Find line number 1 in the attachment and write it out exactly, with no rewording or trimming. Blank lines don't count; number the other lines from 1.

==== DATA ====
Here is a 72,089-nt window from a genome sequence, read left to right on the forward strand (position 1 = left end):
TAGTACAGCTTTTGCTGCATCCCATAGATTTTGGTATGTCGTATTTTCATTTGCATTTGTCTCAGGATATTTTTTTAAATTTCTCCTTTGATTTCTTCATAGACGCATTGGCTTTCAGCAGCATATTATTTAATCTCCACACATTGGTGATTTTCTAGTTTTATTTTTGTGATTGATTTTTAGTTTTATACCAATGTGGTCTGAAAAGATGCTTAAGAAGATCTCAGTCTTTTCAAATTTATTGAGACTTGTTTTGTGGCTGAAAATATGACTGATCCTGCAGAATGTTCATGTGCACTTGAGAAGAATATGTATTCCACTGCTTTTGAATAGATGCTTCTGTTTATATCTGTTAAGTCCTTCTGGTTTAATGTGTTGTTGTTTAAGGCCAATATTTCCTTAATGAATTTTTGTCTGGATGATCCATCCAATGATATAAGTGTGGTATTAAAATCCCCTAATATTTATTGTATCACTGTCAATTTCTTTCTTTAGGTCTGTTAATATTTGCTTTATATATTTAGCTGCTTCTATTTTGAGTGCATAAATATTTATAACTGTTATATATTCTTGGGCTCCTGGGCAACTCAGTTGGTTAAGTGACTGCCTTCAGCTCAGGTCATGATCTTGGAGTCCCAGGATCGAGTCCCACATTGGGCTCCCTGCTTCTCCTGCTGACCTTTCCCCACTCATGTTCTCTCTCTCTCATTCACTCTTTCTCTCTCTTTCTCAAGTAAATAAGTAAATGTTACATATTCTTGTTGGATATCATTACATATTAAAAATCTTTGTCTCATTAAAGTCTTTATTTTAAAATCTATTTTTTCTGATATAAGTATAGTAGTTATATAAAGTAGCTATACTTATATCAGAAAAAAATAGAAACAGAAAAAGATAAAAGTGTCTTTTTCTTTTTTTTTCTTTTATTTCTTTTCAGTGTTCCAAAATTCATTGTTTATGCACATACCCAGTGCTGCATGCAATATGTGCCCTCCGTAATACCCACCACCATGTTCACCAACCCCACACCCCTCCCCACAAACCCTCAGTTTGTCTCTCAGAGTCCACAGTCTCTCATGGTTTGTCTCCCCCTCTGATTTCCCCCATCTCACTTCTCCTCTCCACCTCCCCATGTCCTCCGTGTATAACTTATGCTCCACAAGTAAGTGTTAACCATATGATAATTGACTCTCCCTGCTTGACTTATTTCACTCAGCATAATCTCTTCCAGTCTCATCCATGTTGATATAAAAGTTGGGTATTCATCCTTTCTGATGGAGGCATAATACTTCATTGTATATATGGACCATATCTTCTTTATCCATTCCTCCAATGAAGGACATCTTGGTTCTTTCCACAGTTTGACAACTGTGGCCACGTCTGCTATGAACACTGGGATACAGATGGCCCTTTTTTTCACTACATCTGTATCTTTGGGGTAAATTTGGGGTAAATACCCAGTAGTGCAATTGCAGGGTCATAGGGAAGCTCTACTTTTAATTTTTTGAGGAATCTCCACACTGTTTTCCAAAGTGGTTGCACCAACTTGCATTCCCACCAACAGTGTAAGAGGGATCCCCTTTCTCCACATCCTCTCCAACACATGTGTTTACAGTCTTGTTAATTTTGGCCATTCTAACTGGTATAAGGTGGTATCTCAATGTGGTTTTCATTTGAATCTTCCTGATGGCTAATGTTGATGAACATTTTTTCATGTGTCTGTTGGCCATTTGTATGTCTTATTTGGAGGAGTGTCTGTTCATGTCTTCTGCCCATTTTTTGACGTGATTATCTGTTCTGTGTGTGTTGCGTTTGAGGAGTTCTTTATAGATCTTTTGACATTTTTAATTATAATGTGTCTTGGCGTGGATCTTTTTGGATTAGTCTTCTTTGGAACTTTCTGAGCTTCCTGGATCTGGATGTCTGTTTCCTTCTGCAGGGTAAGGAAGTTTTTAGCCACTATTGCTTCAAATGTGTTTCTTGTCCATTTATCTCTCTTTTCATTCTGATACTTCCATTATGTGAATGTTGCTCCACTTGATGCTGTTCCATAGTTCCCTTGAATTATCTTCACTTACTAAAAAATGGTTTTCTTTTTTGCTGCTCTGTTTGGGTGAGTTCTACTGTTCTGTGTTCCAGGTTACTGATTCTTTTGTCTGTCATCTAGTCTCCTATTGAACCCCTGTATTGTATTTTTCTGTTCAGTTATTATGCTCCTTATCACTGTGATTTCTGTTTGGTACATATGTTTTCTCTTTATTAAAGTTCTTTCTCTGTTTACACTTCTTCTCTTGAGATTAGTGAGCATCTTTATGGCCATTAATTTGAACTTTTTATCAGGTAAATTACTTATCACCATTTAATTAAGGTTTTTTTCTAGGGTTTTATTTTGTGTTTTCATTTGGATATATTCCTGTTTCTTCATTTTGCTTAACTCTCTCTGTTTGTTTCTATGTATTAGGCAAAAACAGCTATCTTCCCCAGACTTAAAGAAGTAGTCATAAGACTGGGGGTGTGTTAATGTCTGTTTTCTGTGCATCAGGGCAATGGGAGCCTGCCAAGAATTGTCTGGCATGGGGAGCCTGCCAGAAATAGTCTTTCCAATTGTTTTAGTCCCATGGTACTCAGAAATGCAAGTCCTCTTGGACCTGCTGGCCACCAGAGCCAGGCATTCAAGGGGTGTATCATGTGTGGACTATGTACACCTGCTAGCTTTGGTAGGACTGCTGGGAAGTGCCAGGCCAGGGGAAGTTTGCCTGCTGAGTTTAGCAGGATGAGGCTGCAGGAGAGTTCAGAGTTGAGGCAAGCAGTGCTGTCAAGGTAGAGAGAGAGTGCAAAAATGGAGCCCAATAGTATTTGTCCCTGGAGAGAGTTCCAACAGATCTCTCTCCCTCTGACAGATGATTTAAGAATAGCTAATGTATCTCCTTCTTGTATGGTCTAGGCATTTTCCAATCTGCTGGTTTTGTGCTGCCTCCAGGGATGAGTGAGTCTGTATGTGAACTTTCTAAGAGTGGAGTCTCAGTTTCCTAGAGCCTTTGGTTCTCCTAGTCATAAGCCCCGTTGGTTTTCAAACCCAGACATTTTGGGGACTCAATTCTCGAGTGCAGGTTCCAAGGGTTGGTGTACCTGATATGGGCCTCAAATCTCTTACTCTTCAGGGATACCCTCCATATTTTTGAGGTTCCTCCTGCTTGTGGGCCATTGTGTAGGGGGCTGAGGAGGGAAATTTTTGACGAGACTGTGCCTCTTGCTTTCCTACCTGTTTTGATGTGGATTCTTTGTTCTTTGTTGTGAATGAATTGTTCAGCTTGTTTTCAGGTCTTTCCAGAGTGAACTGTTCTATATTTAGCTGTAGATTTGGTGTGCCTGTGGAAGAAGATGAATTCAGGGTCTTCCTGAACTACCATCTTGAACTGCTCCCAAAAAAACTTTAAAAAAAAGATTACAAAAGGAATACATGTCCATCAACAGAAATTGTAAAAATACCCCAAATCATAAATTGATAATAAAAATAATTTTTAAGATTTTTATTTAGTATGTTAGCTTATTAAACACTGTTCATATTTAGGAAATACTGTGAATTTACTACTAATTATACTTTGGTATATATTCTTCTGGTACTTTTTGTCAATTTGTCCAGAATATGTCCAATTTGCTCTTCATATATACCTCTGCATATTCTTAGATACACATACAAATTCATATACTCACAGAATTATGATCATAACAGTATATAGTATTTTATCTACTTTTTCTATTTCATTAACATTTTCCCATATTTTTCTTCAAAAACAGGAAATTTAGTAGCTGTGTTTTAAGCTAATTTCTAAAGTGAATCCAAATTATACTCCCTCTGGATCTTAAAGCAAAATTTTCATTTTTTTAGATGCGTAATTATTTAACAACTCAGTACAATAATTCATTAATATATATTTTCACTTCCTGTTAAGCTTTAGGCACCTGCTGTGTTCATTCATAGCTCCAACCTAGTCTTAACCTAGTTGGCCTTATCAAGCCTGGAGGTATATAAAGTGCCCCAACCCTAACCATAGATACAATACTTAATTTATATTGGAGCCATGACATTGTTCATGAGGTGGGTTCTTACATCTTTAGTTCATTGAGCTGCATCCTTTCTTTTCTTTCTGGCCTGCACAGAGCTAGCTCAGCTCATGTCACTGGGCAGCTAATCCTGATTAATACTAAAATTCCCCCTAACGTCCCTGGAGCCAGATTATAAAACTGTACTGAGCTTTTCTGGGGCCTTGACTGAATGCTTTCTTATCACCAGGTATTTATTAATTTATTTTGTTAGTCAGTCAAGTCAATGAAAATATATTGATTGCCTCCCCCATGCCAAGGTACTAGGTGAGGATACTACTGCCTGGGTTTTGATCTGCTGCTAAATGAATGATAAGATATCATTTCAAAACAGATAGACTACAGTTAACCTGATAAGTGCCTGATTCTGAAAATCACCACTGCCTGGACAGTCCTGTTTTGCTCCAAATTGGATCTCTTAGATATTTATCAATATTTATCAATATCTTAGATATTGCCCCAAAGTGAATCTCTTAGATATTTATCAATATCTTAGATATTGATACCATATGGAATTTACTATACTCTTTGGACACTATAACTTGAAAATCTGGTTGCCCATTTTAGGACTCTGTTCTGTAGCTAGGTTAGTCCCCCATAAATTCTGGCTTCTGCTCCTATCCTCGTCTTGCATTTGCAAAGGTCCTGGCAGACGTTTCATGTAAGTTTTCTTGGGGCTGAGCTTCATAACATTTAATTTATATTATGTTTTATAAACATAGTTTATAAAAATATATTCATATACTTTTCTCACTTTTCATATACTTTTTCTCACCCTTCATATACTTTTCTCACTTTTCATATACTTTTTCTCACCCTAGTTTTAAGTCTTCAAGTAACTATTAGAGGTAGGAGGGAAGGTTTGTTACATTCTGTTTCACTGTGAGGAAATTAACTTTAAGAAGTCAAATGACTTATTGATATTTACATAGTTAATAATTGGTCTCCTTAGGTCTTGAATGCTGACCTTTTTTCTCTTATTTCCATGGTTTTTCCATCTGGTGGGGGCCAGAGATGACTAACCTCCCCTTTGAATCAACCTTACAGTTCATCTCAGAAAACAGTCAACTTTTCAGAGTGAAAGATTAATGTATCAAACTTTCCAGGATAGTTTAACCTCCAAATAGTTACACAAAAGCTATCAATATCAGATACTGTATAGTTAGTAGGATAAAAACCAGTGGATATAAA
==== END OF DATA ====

Here is a 72,089-nt window from a genome sequence, read left to right on the forward strand (position 1 = left end):